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Using pneumatic spearguns

dannyboy001

dannyboy001

Member
Jul 1, 2022
16
7
8
35
Hi everyone

I'm new here, thanks for all of the useful info I read on the threads.
I would say I am pretty inexperienced compared to everyone on here and have only been spearfishing on my own.
I am hoping to meet other people and further develop hence the below question...

Sorry if this question has already been covered:
I don't want to start a debate as to whether pneumatic or band guns are better but for a few situational reasons I have decided to get a pneumatic gun.

I have previously used both both pneumatic and band spearguns - with bands you can see quite clearly when it is not loaded.
Although the user of a pneumatic speargun should know whether it is loaded - from my experience with shooting rifles and shotguns it is good etiquette to be able to demonstrate safety to other people around you.

I have been in very close proximity to 2 separate incidents of firearms being discharged unintentionally. These were both from people I would have never expected this to happen.
Both incidents involved semi-automatic guns where it is not as easy to see if the device is loaded compared to bolt action or break barrel. If I had known they had a loaded gun I would have hopefully reminded them that there was still a cartridge in the chamber before it was too late.
A red autosafe device in the chamber is sometimes used to demonstrate an unloaded firearm/shotgun.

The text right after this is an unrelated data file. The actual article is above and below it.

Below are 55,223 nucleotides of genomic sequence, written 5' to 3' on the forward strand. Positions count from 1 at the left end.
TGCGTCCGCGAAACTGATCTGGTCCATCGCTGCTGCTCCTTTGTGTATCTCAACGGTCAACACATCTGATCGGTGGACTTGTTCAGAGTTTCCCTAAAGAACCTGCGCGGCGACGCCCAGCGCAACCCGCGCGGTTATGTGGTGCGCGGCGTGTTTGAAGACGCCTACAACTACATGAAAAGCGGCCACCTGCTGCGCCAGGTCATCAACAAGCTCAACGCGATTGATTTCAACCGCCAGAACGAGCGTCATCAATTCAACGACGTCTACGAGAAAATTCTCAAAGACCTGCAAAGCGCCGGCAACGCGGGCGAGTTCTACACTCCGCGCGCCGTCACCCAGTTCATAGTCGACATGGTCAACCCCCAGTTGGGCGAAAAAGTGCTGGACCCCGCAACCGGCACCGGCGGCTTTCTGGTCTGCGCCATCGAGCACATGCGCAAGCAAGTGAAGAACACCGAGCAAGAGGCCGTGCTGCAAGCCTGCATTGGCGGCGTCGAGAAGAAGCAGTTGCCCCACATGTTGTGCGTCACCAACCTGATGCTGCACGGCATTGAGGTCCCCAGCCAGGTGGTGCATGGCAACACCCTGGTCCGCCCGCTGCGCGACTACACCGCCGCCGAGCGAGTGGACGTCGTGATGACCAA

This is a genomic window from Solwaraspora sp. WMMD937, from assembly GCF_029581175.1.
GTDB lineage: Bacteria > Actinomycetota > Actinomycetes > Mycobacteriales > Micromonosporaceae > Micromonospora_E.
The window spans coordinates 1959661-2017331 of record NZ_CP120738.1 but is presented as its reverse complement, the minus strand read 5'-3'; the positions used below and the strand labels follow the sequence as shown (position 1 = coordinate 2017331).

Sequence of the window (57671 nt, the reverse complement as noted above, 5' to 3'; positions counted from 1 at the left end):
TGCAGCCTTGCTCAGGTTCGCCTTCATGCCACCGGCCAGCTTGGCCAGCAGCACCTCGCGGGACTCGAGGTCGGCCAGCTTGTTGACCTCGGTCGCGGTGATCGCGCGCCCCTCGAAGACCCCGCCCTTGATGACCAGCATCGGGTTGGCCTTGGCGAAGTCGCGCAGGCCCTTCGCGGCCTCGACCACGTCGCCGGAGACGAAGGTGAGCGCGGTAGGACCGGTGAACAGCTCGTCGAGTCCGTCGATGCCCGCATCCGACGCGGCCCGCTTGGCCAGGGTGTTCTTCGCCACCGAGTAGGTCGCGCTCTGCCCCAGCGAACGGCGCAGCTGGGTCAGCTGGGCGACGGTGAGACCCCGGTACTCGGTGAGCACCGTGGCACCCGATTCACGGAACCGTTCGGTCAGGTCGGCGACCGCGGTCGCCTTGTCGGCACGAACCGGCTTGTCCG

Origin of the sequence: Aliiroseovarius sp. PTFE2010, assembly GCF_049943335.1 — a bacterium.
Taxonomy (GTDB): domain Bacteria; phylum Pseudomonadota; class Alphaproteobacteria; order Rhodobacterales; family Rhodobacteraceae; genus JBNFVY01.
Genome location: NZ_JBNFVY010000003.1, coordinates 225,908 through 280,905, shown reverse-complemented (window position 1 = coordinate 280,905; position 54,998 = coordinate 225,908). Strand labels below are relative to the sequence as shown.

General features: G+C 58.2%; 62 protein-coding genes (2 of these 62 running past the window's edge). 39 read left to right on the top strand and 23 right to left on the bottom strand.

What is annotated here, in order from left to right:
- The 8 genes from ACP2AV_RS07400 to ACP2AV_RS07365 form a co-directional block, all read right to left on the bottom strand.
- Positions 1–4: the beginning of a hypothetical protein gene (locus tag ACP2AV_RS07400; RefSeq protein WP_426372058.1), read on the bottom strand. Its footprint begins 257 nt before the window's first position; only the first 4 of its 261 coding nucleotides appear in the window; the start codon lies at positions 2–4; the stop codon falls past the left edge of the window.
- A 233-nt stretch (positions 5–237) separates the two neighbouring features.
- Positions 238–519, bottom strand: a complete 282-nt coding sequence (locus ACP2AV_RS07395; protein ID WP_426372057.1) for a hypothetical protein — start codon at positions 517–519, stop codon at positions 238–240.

I am not suggesting that anyone here is not safe - but I would really appreciate if anything similar is used with pneumatic guns, or whether having the spear shaft parallel outside the speargun is enough?
Likewise if I am being overly cautious please let me know - as I said I hope to meet other people - I have learnt several things through trial and error but I do not intend to learn anything safety related this way!

Dan
 
Jon305

Jon305

Member
Jan 21, 2020
78
19
23
From what im seeing, at least with my seac asso 115, you can see its loaded if the shaft is in and really you would just know since its attached to the gun and you can see where the shaft is. Theres also a safety on the handle that i remember as "left for dead" as in to the left position and its ready to fire. As for firearms, and anything really that shoots projectiles, if you follow the 4 universal safety rules, there should never be a negligent discharge. #1 keep your finger off the trigger until ready to fire. #2 dont point at anything your not willing to destroy. #3 treat every firearm as if it was loaded. #4 be sure of your target and whats behind. Use these rules the same with your speargun and there wont be a problem, i hope that helps!
 
dannyboy001

dannyboy001

Member
Jul 1, 2022
16
7
8
35
From what im seeing, at least with my seac asso 115, you can see its loaded if the shaft is in and really you would just know since its attached to the gun and you can see where the shaft is. Theres also a safety on the handle that i remember as "left for dead" as in to the left position and its ready to fire. As for firearms, and anything really that shoots projectiles, if you follow the 4 universal safety rules, there should never be a negligent discharge. #1 keep your finger off the trigger until ready to fire. #2 dont point at anything your not willing to destroy. #3 treat every firearm as if it was loaded. #4 be sure of your target and whats behind. Use these rules the same with your speargun and there wont be a problem, i hope that helps!